The Impact of Not Digging Holes

The American Public Transit Association (APTA) has a new report on the economic impact of President Trump’s proposal to stop wasting federal dollars on digging holes and filling them up. Actually, the report is about Trump’s proposal to stop wasting federal dollars building rail transit projects, but the two have almost exactly the same effect.

The APTA report says that digging holes and filling them up would provide about 500,000 jobs, though it really means job-years. Since it would take ten years to dig and fill the holes that Trump wants to stop funding, that’s 50,000 jobs a year.

However, nobody really wants a job digging holes and filling them up. What they want is income. Since there is no real market for refilled holes, the only source of income for digging and filling holes is tax dollars. So what APTA wants Congress to do is take money away from workers and then give it back to them and call it jobs. That’s not very productive.

The APTA report also says that refilled holes create economic development that will generate another 300,000 more jobs (which again really means job-years). Supposedly, people like living, shopping, and working next to refilled holes and so they will clamor to have homes, stores, and offices built next to those holes.

I don’t believe that’s true, but let’s say it is. If we don’t dig and refill the holes, people will still need to live, shop, and work somewhere. So the homes, stores, and offices will still be built, though (if you believe in the hole-location theory) they might be built in some other part of the city. Thus, digging holes creates zero net secondary jobs.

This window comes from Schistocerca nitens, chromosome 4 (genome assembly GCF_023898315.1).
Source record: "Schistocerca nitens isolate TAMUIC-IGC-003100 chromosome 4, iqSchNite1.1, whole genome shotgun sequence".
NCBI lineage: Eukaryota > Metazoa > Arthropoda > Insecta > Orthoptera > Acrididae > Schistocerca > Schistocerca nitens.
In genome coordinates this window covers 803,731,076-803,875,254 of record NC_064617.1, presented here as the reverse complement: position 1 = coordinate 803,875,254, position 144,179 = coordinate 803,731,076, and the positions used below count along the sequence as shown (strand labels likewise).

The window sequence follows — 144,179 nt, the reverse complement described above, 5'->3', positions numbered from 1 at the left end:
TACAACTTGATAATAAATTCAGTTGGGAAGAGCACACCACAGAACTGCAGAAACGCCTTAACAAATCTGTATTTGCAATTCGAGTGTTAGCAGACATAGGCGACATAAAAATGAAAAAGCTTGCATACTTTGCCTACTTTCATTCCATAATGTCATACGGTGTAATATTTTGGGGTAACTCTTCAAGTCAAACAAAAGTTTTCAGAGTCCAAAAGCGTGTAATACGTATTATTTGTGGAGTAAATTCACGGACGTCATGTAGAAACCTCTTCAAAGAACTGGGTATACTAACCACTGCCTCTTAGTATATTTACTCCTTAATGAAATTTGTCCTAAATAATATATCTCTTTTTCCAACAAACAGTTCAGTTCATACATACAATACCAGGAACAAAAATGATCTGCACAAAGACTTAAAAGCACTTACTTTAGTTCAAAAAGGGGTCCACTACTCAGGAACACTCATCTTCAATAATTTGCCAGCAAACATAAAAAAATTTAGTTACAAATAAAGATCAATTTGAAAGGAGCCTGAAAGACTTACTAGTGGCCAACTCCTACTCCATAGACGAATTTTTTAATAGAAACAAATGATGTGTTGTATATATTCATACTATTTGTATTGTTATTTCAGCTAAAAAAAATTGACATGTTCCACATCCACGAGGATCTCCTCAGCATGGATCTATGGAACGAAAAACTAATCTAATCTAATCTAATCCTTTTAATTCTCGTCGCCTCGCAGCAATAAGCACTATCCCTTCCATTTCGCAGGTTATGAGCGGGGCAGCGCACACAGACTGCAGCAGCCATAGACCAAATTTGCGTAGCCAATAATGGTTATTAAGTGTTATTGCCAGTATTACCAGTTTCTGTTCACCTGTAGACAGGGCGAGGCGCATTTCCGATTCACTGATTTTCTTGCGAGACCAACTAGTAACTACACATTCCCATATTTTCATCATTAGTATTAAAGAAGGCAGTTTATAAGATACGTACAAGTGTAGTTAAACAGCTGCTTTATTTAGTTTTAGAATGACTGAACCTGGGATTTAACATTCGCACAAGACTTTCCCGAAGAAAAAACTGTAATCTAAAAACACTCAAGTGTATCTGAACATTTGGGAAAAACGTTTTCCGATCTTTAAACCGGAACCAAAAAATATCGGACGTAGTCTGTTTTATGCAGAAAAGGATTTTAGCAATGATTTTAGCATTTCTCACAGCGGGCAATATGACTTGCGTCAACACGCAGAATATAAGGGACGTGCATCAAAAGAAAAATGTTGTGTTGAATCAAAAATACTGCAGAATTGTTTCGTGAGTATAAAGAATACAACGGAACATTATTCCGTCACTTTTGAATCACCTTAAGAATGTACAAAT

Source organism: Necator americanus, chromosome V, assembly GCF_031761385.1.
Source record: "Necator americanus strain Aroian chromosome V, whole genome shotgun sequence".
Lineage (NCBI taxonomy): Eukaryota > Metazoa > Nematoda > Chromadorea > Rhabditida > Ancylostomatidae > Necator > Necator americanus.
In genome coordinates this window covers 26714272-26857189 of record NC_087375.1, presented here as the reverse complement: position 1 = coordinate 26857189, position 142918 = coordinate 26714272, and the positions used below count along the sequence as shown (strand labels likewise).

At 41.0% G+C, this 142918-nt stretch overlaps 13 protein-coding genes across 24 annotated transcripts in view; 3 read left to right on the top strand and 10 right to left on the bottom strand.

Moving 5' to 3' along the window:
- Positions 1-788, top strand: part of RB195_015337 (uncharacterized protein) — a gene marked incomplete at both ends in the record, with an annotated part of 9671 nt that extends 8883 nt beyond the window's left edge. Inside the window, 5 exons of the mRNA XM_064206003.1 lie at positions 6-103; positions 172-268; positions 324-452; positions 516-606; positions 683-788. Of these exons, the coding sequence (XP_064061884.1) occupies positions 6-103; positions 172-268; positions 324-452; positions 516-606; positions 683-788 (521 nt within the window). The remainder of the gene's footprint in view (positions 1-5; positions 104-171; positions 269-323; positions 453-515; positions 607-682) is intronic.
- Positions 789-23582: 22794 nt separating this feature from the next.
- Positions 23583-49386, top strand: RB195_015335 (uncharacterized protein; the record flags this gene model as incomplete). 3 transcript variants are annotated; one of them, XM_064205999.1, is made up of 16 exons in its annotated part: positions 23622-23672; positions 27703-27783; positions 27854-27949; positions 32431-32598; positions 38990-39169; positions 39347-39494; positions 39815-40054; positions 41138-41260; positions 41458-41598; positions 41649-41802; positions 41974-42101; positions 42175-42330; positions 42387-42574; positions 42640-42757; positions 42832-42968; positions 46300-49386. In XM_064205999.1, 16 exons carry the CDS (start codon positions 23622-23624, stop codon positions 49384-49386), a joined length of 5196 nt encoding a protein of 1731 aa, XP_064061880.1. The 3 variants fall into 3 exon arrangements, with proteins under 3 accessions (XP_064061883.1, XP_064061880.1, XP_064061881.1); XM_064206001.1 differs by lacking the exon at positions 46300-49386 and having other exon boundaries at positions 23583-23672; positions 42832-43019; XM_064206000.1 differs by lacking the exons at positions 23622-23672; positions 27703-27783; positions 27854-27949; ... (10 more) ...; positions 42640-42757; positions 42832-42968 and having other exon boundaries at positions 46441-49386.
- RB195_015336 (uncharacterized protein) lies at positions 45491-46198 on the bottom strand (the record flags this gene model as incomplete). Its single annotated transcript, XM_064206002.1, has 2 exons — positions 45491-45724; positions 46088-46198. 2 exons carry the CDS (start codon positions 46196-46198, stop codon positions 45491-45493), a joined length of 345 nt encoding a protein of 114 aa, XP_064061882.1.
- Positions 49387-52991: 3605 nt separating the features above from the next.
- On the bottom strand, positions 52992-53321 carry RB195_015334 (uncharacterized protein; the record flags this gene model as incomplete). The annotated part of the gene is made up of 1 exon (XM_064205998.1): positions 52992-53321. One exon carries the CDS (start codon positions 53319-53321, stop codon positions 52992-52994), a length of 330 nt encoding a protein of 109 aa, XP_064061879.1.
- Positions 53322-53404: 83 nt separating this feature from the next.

In fact, digging and refilling holes probably creates negative secondary jobs for the cities digging them because someone has to pay for those holes. The federal capital grants program only pays half the cost of digging and refilling the holes, and the locals have to pay for the rest. After the holes are dug, local taxpayers have to pay most of the cost of maintaining the refilled holes as settling is likely to occur. The local construction and maintenance costs put a huge burden on the local tax base, and some businesses are likely to locate in a city that isn’t obligated to pay for such holes.

In comparing streetcars, light rail, and other forms of rail transit to holes, some people might think I am being unfair to holes. After all, holes don’t require annual operating costs like rail transit, and their maintenance costs are also a lot lower. For example, Washington DC used federal dollars to dig some holes and put trains in them, and now it faces a $25 billion maintenance backlog. If they had just left the holes empty, or filled them with dirt–or better yet not dug them at all–they wouldn’t have to worry about that backlog.

Still, whether we are talking about holes or rail transit lines, the overall effect is the same. APTA wants Congress to take money from taxpayers so it can give it back to them and claim it is giving them jobs. APTA wants local governments to take money from taxpayers so they can claim they are making cities more livable. But neither holes nor rail transit produce the income needed to sustain jobs nor do they make urban areas more economically productive. All they do is enrich a few contractors while adding to the overall tax burden.